Nagore village was nearly razed to dust in the 2001 earthquake in Gujarat, India. A primarily farmers’ village, within 15kms distance from Bhuj, this village had little to hold on to.
All houses were down and barely any schools survived the quake. The village was thrown into an obscure darkness of poverty, illiteracy, unemployment and evil social practices like child marriage.
15 years after the quake, on January 2016, Artologue was invited to paint with children of Rushey Mead School in Nagore village. It was just like a village on a road side.
Dusty, dry but bustling with activities. Nagore was mostly a cluster of small bricked, un-cemented houses. Narrow snake trail lanes making way to the interior of village on one side of the main road facing large fields on other side. The name of the school was difficult for us to connect but nearly every person we asked about the school on the way, knew about the location of school.
When we reached there, it was well around 11 am, sun right on our head and temperature nearly 35 degrees Celsius. It was an unusually hot winter day. We were welcomed by a lot of teenagers.
The students were nearly as many boys as girls. It was mostly a cluster of small bricked, un-cemented houses, very narrow lanes on one side of road facing large fields on other side.
A small warm reception, a short talk with children and the game began.
Jey got on to his job of engaging these grownup children and started bouncing ideas. It is necessary to get the hang of students, the place and their school system.
In no time we started painting. Theme for the painting was ‘Gujarat’. It was very surprising for us to notice that girls said they wanted to paint mickey mouse, Barbie dolls, and Justin Bieber. This was the impact of hollywood on this tiny indiscrete village of farmers.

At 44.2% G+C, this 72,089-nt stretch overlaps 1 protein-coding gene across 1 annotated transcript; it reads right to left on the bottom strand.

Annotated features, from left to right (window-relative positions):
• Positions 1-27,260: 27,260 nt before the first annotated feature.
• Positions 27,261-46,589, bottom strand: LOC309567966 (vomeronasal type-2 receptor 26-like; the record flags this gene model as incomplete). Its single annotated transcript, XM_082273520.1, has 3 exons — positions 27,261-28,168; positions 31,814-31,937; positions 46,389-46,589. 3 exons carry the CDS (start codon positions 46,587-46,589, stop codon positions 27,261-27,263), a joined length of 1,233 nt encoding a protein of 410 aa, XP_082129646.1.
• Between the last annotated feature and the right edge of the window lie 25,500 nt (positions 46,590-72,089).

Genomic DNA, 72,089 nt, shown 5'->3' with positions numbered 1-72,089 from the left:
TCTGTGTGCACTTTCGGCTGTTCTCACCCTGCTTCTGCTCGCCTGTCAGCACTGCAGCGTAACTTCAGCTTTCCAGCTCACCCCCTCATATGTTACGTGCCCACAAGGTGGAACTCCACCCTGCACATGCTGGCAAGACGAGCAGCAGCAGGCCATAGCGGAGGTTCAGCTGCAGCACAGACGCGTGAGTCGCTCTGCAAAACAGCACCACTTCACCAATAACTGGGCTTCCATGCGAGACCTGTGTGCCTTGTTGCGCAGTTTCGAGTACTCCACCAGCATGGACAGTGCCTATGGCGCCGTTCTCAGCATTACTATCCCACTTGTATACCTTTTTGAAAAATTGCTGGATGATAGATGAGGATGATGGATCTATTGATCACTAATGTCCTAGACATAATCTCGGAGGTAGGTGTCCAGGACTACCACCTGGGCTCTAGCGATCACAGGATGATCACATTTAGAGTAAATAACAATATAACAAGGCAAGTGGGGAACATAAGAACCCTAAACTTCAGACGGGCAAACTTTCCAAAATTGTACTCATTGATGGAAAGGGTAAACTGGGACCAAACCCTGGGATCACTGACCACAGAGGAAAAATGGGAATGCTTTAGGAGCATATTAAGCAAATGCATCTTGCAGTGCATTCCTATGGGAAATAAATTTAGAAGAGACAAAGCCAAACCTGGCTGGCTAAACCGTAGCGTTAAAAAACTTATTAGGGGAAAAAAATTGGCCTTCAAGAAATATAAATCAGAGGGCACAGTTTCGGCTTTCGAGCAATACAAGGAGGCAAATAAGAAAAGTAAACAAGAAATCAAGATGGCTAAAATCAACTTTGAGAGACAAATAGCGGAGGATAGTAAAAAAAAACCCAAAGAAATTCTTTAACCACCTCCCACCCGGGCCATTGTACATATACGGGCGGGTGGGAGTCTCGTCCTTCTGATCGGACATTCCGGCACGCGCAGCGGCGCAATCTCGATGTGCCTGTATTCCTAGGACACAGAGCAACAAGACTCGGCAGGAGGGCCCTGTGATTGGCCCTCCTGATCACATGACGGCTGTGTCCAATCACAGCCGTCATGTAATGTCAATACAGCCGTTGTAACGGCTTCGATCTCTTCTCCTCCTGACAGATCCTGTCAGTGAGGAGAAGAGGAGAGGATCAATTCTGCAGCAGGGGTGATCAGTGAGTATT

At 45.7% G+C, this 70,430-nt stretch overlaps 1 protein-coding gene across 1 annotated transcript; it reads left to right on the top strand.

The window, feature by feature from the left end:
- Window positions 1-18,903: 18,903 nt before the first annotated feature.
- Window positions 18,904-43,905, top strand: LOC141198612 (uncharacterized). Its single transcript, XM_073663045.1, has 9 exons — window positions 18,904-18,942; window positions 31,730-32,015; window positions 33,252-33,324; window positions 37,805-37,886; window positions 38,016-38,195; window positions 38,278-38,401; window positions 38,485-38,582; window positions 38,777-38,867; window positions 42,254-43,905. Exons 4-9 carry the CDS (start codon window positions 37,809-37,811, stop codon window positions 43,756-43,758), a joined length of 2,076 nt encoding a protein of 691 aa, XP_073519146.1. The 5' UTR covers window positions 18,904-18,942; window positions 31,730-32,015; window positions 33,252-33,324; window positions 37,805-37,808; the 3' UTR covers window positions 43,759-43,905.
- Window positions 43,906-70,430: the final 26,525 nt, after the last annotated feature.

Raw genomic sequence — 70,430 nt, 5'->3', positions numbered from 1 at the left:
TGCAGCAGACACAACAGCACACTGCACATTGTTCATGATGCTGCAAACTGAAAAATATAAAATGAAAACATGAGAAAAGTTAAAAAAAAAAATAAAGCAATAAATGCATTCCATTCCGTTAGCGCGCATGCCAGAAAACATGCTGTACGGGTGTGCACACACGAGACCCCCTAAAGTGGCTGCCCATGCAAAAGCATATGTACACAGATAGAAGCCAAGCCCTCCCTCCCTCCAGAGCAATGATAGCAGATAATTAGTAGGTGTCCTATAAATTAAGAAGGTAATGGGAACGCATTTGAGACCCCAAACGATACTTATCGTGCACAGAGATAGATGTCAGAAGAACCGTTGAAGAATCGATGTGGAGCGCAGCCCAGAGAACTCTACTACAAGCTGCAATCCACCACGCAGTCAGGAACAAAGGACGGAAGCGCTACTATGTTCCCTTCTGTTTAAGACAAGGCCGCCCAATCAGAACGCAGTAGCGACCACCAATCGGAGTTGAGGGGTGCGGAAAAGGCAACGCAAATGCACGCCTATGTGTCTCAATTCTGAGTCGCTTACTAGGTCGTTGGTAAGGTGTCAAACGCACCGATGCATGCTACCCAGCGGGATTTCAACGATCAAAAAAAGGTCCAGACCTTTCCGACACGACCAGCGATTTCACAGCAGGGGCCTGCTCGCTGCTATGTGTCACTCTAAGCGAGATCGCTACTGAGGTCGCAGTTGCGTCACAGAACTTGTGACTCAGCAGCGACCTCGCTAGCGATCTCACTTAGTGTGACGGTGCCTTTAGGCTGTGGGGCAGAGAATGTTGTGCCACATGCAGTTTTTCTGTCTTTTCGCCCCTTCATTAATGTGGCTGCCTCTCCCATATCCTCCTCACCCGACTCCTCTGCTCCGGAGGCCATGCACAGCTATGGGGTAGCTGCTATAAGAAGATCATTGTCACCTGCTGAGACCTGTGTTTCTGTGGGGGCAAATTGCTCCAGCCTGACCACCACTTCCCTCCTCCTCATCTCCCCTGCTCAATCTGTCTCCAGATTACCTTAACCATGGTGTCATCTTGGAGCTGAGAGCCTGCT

However with some encouragement and guidance girls and boys started painting scenes from their daily life. With fun and candid chats, the hours passed.
Within a couple of hours we got to know that many of the girls studying in 8th and 9th standards were engaged to be married soon and a few of them were married, but yet to be sent to their in-laws family.
This was a pleasant surprise for us. We got to know that this village, like many other villages in India, had classes only till 6th standard.
For further studies, students had to travel 15kms to Bhuj. As a result girls’ literacy was an impossible task. After the quake, during the rehabilitation years, Rushey Mead school was established and is being funded by an organisation based in United Kingdom.
This school had changed the life of girls in this village by extending the classed till 10th and there was another school adjacent to this one that offered classes for 11th and 12th.
This enabled the villagers to send their children and especially girls to school even after their engagement or marriage and parents happily delayed their departure to the in-laws until their school education was complete.